Mama Winnie Madikizela-Mandela’s feminist legacy lives on

The Soul City Institute for Social Justice held a women’s month event to honour Mama Winnie Madikizela-Mandela’s feminist legacy at the Constitutional Hill, Johannesburg on August 08, under the theme “Amplifying and multiplying Mama Winnie’s feminist legacy”.

Panelists included Gail Smith from the South African Human Rights Commission, Esinako Ndabeni, author of Born To Kwaito, Kerryane Burke from the African Diaspora Birthright Organisation, and Lebo Ramafoko, the Chief Executive Officer at the Soul City Institute for Social Justice.

Various speakers shared on how Mama Winnie Madikizela-Mandela’s legacy should be lived according to her values.

A granddaughter of Mandela family, Lindo Mandela, shared her experiences while growing up with the family and urged young women to challenge the status quo in society.

Smith illustrated how Winnie Madikizela-Mandela was an icon for black women’s struggle whilst Nelson Mandela was in prison.

“In retrospect, Madikizela-Mandela found herself in a patriarchal society which failed to protect her at difficult times in South Africa. Because the regime was always targeting her and whenever there was a court case and she turned up dressed well in a court case with a traditional Xhosa attire,” said Smith

Smith highlighted during the 1950’s there was an orchestrated campaigned to vilify black women who lived in the city as black women were not allowed to leave the city.

Smith said Madikizela-Mandela was the mother of the nation and she led the campaign to free black women in all spheres of the country through her feminist approach.

“The only Mandela I knew was Winnie as she gave expression to the meaning of women,” said Ramafoko.

“In my formative years as a black woman she was one of the women I looked up to with admiration. When I was at Wits University I had the privilege to see her and she was one person who represented a source of hope. We felt safe on campus as Mama Winnie was around. It pains me that men never stood up for Winnie Madikizela-Mandela when she was faced with difficult times.” said Ramafoko.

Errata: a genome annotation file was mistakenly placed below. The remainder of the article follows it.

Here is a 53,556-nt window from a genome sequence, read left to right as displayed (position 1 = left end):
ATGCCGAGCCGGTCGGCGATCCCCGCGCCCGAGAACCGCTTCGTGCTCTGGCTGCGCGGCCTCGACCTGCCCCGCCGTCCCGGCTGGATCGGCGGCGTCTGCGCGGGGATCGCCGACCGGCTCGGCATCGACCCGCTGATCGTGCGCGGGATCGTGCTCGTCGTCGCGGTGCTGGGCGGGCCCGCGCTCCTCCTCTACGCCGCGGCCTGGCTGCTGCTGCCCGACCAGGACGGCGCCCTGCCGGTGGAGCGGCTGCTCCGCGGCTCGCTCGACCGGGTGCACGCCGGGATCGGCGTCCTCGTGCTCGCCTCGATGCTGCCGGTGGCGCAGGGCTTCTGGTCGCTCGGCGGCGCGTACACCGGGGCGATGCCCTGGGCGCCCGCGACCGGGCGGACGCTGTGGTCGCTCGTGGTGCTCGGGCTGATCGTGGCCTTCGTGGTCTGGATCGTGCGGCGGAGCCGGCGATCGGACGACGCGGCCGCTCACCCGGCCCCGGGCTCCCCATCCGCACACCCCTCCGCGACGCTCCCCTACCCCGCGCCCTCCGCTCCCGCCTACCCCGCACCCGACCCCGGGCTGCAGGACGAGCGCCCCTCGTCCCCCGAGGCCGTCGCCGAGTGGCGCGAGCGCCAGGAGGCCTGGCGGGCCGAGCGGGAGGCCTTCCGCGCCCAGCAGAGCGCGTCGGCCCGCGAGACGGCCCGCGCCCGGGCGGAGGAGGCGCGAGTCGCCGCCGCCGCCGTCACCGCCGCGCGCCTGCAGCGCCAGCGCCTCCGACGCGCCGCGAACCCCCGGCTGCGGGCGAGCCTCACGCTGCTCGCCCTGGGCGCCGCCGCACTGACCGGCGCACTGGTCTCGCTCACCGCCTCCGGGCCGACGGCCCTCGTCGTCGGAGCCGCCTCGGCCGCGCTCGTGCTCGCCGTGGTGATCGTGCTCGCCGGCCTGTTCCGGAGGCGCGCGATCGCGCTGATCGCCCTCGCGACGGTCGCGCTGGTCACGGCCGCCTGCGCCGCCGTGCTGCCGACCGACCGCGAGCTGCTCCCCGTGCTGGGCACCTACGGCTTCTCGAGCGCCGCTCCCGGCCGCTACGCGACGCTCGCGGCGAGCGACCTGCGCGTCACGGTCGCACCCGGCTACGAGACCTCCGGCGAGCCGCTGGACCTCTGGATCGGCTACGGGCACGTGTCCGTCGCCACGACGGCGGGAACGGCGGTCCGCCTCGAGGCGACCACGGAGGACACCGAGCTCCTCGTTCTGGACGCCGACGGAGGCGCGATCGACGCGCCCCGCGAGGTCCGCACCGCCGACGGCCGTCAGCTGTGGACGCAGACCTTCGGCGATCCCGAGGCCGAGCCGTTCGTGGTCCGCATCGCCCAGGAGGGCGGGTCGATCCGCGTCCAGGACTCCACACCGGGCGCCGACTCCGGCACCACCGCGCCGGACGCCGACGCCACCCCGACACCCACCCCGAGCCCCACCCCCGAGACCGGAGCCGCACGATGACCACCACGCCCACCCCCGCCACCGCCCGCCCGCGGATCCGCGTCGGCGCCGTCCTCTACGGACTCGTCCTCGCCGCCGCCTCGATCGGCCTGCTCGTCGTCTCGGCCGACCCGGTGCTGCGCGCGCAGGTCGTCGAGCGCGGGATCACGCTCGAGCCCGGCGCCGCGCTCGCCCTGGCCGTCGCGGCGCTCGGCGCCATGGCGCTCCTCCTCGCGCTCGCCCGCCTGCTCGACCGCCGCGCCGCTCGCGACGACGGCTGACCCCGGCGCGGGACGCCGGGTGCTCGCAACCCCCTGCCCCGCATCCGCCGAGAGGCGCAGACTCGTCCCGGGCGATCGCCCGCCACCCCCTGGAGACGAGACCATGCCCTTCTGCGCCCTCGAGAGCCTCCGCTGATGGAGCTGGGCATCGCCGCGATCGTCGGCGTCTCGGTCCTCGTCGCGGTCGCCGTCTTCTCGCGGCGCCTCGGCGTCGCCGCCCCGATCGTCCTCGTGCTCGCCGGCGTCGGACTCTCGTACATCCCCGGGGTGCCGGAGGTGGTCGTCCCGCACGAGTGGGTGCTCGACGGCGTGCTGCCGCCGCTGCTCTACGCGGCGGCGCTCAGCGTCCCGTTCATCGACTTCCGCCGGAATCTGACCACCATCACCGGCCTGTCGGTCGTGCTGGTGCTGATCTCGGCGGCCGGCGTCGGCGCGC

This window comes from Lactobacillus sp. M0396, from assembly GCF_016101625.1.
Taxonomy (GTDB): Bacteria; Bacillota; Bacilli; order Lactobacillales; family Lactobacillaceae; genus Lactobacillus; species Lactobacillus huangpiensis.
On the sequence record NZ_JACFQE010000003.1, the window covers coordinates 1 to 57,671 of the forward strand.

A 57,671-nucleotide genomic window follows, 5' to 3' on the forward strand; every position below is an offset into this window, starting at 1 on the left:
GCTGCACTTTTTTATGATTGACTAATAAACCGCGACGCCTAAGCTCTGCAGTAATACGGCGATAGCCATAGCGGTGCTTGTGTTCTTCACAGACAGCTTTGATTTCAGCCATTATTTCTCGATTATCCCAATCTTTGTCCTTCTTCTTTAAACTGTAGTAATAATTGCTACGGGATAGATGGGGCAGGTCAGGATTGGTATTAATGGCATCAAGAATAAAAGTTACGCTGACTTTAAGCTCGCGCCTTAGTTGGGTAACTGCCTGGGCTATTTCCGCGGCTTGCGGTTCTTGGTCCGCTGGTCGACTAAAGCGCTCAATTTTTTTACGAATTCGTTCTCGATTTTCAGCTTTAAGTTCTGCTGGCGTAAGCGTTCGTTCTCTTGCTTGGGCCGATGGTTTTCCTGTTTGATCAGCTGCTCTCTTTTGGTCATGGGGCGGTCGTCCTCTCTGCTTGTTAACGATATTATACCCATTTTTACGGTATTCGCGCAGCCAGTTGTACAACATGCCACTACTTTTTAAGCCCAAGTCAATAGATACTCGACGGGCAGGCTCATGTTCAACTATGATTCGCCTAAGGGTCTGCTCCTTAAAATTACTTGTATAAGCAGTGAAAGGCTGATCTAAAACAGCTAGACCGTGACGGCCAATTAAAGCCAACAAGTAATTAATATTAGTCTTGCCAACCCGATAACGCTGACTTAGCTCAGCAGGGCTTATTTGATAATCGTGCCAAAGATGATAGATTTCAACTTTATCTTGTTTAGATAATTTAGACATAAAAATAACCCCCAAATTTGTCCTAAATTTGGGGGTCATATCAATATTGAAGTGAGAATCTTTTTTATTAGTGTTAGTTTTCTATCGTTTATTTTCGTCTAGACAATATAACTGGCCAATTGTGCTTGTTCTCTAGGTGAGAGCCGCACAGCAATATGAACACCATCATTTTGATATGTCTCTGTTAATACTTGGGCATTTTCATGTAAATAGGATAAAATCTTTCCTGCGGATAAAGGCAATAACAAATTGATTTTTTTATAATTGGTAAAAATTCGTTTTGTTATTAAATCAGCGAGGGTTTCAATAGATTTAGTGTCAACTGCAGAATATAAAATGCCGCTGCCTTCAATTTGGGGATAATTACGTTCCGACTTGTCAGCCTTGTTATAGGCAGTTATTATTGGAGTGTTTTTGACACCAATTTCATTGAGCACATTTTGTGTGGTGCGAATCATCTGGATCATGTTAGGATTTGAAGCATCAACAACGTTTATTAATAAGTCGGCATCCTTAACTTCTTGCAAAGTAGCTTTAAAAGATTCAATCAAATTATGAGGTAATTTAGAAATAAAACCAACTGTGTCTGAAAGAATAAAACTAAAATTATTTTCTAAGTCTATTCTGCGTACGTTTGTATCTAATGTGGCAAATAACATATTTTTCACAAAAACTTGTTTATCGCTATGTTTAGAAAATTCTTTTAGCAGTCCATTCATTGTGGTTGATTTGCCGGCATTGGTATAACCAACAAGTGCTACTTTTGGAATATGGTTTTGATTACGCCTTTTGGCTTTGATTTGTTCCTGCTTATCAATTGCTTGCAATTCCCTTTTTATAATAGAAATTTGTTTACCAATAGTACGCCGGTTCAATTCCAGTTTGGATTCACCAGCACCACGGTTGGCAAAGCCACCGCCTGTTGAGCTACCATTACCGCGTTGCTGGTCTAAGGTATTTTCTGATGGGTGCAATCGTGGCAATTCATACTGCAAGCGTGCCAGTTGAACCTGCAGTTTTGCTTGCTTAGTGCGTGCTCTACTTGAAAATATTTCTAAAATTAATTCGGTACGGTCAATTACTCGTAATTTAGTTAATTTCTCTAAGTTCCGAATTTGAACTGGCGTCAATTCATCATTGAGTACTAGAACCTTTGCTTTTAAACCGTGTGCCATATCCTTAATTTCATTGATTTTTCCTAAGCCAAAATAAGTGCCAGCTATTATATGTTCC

Ramafoko said young women should never be caught napping. “It is our duty to support the struggle of young women. Our job is to find expression of young women and use social media to connect with one another and help young women. Freedom was not free, and we would have failed Mama Winnie if we do not continue with the struggle”

Ndabeni, born in 1997, said: “There are many women in South Africa who built the country from its knees when men were in jail because of the struggle. The current struggle for young women is beyond marches and we need amplifying Mama Winnie Madikizela-Mandela’s legacy and we need to make sure that we continue the struggle.”

Burke said amplifying Mama Madikizela-Mandela was about how black women looked at themselves. “Women like Mama Madikizela-Mandela gave us strength and made it easy to challenge patriarchy.”

The event was concluded with a roundup of reflections from the young women, and a tour of the Constitutional Hill.

© 2023 Soul City Institute